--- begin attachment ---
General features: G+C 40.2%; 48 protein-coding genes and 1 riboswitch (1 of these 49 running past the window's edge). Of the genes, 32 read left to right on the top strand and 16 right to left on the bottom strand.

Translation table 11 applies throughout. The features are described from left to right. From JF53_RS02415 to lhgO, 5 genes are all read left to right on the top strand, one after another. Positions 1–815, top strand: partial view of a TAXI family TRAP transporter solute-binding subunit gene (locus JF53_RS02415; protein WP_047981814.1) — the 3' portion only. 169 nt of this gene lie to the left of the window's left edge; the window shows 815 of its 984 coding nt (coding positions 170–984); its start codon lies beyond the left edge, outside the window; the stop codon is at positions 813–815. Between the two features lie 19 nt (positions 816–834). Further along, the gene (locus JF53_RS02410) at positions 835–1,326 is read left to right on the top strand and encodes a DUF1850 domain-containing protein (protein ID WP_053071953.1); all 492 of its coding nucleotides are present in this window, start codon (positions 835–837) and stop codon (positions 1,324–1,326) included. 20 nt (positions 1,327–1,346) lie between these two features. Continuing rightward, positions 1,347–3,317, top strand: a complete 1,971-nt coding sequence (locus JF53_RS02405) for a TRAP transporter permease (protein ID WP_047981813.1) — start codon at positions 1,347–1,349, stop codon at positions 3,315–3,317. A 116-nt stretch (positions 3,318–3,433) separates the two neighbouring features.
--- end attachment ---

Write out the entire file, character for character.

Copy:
General features: G+C 40.2%; 48 protein-coding genes and 1 riboswitch (1 of these 49 running past the window's edge). Of the genes, 32 read left to right on the top strand and 16 right to left on the bottom strand.

Translation table 11 applies throughout. The features are described from left to right. From JF53_RS02415 to lhgO, 5 genes are all read left to right on the top strand, one after another. Positions 1–815, top strand: partial view of a TAXI family TRAP transporter solute-binding subunit gene (locus JF53_RS02415; protein WP_047981814.1) — the 3' portion only. 169 nt of this gene lie to the left of the window's left edge; the window shows 815 of its 984 coding nt (coding positions 170–984); its start codon lies beyond the left edge, outside the window; the stop codon is at positions 813–815. Between the two features lie 19 nt (positions 816–834). Further along, the gene (locus JF53_RS02410) at positions 835–1,326 is read left to right on the top strand and encodes a DUF1850 domain-containing protein (protein ID WP_053071953.1); all 492 of its coding nucleotides are present in this window, start codon (positions 835–837) and stop codon (positions 1,324–1,326) included. 20 nt (positions 1,327–1,346) lie between these two features. Continuing rightward, positions 1,347–3,317, top strand: a complete 1,971-nt coding sequence (locus JF53_RS02405) for a TRAP transporter permease (protein ID WP_047981813.1) — start codon at positions 1,347–1,349, stop codon at positions 3,315–3,317. A 116-nt stretch (positions 3,318–3,433) separates the two neighbouring features.